US President Barack Obama telephoned his Pakistani counterpart Asif Ali Zardari on Wednesday, with the two leaders agreeing to an "active engagement" to resolve regional problems, Islamabad said.
The telephone conversation was Obama's "first direct interaction" with Zardari since he took office last month, Pakistan's foreign ministry said.
"The two leaders exchanged views on bilateral relations, (the) situation in the region and other issues of mutual interest," it added.
"Both also agreed to start an active engagement for the resolution of problems facing our region through a holistic strategy.
"Both leaders underscored a need for a joint strategy to bring peace and security to the region," said the statement from the ministry's spokesman.
Zardari took over as Pakistan president after eight years of military rule by Pervez Musharraf, who resigned in August 2008 amid threats of impeachment.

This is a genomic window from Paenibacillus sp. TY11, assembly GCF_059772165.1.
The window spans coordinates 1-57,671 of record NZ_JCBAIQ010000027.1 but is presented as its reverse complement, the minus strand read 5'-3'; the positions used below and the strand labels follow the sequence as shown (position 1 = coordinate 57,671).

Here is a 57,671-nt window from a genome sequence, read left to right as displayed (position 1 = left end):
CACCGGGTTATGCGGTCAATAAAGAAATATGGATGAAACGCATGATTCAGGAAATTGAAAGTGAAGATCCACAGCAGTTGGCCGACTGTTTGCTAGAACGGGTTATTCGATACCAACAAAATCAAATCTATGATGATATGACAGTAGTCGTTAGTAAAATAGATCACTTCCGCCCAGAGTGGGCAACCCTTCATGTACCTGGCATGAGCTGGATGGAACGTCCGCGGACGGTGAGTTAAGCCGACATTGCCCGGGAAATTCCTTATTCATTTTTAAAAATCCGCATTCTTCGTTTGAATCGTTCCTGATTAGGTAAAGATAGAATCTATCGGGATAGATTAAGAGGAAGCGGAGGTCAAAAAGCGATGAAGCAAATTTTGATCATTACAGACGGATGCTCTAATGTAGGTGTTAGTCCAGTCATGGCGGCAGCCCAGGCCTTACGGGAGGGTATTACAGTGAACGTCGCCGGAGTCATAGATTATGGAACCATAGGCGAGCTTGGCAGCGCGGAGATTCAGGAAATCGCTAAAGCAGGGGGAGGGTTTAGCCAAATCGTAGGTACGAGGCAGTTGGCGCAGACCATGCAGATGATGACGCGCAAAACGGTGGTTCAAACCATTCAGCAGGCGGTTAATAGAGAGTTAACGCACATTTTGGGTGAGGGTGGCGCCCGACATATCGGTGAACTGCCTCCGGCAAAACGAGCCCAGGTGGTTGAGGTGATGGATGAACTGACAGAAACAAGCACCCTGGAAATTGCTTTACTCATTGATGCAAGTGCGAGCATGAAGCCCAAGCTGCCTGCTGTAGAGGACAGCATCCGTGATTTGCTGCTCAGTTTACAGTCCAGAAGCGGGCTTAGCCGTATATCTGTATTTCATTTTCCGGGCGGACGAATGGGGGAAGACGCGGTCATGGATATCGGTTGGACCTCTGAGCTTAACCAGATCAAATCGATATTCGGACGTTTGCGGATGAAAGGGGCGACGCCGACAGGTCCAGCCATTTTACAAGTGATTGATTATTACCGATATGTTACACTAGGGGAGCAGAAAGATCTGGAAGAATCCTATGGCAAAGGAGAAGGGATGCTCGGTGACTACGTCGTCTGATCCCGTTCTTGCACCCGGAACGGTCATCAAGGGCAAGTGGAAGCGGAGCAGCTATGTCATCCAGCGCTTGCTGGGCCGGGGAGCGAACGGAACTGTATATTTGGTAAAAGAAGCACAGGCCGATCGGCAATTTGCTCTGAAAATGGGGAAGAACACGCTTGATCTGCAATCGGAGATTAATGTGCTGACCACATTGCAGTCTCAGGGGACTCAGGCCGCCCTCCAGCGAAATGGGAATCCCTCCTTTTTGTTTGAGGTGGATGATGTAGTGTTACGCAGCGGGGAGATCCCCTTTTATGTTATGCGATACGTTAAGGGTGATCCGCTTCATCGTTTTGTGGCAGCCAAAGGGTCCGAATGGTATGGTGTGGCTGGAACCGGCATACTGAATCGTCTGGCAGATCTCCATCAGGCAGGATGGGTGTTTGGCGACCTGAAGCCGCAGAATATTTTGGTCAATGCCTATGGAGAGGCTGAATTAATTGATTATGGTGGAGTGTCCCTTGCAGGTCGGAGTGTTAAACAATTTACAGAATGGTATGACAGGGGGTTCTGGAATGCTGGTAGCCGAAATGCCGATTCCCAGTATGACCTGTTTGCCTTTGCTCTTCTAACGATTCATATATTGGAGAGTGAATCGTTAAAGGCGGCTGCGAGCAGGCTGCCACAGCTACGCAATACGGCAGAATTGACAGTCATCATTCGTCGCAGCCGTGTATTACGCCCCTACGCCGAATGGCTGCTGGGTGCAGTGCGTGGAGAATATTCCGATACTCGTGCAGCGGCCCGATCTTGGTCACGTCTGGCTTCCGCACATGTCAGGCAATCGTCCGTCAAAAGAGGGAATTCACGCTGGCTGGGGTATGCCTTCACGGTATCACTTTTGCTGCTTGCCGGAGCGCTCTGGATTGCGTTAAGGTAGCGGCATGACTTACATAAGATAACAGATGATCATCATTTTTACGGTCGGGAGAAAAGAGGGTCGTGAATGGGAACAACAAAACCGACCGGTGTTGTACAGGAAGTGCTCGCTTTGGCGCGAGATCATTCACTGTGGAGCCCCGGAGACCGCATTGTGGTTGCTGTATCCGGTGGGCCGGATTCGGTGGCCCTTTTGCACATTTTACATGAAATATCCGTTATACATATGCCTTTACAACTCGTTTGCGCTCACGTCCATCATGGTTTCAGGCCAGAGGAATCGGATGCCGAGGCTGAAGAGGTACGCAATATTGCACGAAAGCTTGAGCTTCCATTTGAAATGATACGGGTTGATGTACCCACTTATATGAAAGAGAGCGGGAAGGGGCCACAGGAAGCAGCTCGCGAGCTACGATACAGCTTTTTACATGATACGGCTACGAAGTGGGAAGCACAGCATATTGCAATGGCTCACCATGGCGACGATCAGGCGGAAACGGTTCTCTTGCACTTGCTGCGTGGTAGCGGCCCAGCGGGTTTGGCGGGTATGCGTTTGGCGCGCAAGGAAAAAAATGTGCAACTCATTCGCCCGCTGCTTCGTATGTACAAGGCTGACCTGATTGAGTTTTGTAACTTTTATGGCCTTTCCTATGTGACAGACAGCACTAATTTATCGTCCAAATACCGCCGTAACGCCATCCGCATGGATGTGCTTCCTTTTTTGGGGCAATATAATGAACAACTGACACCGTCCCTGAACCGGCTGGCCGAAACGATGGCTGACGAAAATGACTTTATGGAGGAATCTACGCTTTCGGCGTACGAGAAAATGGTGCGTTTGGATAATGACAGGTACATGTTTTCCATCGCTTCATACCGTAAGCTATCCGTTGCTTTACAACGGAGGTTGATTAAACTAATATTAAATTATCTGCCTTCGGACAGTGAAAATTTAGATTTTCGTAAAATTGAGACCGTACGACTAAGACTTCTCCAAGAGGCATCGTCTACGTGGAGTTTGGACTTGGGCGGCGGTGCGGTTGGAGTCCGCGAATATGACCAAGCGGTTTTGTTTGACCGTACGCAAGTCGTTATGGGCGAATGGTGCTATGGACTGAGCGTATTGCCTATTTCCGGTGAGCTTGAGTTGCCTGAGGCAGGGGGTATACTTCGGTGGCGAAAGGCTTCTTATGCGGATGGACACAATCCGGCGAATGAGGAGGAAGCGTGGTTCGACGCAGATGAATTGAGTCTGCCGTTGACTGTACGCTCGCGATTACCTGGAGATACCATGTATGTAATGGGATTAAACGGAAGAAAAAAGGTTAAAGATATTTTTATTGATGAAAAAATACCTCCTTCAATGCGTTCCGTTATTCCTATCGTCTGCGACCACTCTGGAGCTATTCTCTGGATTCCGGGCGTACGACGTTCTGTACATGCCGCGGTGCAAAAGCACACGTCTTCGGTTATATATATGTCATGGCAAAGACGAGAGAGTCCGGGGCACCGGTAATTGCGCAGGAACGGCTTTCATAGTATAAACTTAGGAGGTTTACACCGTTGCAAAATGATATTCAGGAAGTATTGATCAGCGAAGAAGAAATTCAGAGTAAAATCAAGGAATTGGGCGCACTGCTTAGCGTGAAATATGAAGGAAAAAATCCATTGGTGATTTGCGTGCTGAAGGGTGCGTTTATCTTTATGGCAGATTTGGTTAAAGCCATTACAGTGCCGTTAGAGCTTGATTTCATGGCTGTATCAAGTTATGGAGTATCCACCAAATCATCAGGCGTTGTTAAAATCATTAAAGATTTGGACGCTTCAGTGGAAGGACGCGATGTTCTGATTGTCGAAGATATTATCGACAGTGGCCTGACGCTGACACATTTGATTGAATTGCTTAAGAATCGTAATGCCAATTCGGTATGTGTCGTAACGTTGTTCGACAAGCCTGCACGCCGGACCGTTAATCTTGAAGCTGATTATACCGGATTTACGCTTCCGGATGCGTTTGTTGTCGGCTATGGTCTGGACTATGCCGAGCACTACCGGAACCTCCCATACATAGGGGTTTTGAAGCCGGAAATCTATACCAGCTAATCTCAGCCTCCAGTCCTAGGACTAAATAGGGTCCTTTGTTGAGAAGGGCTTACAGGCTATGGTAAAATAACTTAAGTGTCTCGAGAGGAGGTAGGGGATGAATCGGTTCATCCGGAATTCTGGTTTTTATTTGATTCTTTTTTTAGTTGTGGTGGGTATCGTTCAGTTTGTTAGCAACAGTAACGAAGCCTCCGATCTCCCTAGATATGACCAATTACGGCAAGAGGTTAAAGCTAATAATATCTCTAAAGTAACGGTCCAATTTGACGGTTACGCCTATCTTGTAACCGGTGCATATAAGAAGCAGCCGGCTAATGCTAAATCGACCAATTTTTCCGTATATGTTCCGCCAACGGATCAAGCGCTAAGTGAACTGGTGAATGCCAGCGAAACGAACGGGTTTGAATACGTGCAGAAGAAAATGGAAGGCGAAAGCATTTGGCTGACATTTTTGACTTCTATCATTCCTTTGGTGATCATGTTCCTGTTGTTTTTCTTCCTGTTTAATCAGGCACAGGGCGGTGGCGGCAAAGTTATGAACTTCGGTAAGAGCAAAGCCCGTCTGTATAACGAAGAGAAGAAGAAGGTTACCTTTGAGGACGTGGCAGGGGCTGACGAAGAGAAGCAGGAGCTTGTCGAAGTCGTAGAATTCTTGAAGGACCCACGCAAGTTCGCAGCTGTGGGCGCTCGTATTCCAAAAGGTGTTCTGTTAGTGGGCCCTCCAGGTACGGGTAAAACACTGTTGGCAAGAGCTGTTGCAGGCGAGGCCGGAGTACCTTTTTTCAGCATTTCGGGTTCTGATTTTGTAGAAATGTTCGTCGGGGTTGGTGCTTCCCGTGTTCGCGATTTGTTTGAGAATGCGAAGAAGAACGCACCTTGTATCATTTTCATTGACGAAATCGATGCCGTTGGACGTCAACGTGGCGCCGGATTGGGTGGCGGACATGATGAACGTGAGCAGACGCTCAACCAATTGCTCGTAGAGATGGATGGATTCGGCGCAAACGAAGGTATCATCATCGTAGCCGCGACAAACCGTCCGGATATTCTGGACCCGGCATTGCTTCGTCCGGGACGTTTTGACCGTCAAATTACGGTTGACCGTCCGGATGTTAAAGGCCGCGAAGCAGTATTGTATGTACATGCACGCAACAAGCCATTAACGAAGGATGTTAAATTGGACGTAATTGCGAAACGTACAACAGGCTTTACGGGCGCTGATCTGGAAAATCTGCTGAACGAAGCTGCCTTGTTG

Pakistan became a key ally in the US-led "war on terror" after the 9/11 attacks on the United States.
The telephone call came with Obama's emissary for Pakistan and Afghanistan, Richard Holbrooke, in Pakistan as he looks to conduct a major review of US policy hoping to turn around the war against Islamist extremism in the region.
Obama and Zardari also discussed Holbrooke's visit, the statement said.
Holbrooke met Pakistan's civilian and military leadership on Tuesday, and on Wednesday met with military commanders in the northwest, who briefed him on the fight against Islamists in the flashpoint border areas with Afghanistan.
Pakistan's rugged tribal regions have been wracked by violence since becoming a stronghold for hundreds of Taliban and Al-Qaeda rebels who fled across the border to escape the US-led invasion of Afghanistan in late 2001.